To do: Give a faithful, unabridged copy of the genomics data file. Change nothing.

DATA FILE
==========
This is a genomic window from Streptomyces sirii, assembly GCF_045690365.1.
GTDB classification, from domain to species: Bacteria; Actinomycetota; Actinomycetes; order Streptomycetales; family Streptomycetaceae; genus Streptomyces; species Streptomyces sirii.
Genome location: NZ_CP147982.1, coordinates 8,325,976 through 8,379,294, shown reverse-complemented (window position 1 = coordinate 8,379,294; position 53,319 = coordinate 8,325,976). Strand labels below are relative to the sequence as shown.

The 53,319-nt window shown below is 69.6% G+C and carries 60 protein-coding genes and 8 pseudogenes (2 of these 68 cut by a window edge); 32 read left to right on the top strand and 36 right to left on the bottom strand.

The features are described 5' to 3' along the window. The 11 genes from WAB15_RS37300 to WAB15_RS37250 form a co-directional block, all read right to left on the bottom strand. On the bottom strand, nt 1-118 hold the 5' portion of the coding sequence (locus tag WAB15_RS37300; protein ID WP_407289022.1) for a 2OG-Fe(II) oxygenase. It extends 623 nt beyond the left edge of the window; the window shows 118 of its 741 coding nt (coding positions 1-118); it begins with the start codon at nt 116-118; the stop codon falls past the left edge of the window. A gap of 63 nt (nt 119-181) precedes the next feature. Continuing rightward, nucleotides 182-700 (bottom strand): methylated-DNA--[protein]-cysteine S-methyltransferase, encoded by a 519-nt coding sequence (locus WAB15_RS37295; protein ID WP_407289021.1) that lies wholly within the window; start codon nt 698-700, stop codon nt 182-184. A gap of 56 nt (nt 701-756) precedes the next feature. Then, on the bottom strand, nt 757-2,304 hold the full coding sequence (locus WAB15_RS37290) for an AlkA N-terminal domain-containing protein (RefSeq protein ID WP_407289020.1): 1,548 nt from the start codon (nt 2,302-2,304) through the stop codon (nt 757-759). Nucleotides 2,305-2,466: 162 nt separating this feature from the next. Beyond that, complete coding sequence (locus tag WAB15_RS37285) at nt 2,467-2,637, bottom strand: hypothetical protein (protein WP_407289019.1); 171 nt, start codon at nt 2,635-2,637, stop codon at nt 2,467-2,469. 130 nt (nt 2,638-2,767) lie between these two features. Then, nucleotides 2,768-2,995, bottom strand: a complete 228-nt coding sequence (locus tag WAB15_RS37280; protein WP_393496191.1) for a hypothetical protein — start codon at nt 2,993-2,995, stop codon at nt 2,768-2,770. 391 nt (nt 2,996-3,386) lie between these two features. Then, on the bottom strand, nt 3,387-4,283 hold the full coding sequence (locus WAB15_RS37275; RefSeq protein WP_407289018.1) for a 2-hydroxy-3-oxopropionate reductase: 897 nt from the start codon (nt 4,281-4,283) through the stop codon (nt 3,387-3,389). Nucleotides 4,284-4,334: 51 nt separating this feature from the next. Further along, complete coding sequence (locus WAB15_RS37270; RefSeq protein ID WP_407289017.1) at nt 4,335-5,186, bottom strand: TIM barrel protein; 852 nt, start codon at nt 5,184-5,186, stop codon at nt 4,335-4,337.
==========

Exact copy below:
This is a genomic window from Streptomyces sirii, assembly GCF_045690365.1.
GTDB classification, from domain to species: Bacteria; Actinomycetota; Actinomycetes; order Streptomycetales; family Streptomycetaceae; genus Streptomyces; species Streptomyces sirii.
Genome location: NZ_CP147982.1, coordinates 8,325,976 through 8,379,294, shown reverse-complemented (window position 1 = coordinate 8,379,294; position 53,319 = coordinate 8,325,976). Strand labels below are relative to the sequence as shown.

The 53,319-nt window shown below is 69.6% G+C and carries 60 protein-coding genes and 8 pseudogenes (2 of these 68 cut by a window edge); 32 read left to right on the top strand and 36 right to left on the bottom strand.

The features are described 5' to 3' along the window. The 11 genes from WAB15_RS37300 to WAB15_RS37250 form a co-directional block, all read right to left on the bottom strand. On the bottom strand, nt 1-118 hold the 5' portion of the coding sequence (locus tag WAB15_RS37300; protein ID WP_407289022.1) for a 2OG-Fe(II) oxygenase. It extends 623 nt beyond the left edge of the window; the window shows 118 of its 741 coding nt (coding positions 1-118); it begins with the start codon at nt 116-118; the stop codon falls past the left edge of the window. A gap of 63 nt (nt 119-181) precedes the next feature. Continuing rightward, nucleotides 182-700 (bottom strand): methylated-DNA--[protein]-cysteine S-methyltransferase, encoded by a 519-nt coding sequence (locus WAB15_RS37295; protein ID WP_407289021.1) that lies wholly within the window; start codon nt 698-700, stop codon nt 182-184. A gap of 56 nt (nt 701-756) precedes the next feature. Then, on the bottom strand, nt 757-2,304 hold the full coding sequence (locus WAB15_RS37290) for an AlkA N-terminal domain-containing protein (RefSeq protein ID WP_407289020.1): 1,548 nt from the start codon (nt 2,302-2,304) through the stop codon (nt 757-759). Nucleotides 2,305-2,466: 162 nt separating this feature from the next. Beyond that, complete coding sequence (locus tag WAB15_RS37285) at nt 2,467-2,637, bottom strand: hypothetical protein (protein WP_407289019.1); 171 nt, start codon at nt 2,635-2,637, stop codon at nt 2,467-2,469. 130 nt (nt 2,638-2,767) lie between these two features. Then, nucleotides 2,768-2,995, bottom strand: a complete 228-nt coding sequence (locus tag WAB15_RS37280; protein WP_393496191.1) for a hypothetical protein — start codon at nt 2,993-2,995, stop codon at nt 2,768-2,770. 391 nt (nt 2,996-3,386) lie between these two features. Then, on the bottom strand, nt 3,387-4,283 hold the full coding sequence (locus WAB15_RS37275; RefSeq protein WP_407289018.1) for a 2-hydroxy-3-oxopropionate reductase: 897 nt from the start codon (nt 4,281-4,283) through the stop codon (nt 3,387-3,389). Nucleotides 4,284-4,334: 51 nt separating this feature from the next. Further along, complete coding sequence (locus WAB15_RS37270; RefSeq protein ID WP_407289017.1) at nt 4,335-5,186, bottom strand: TIM barrel protein; 852 nt, start codon at nt 5,184-5,186, stop codon at nt 4,335-4,337.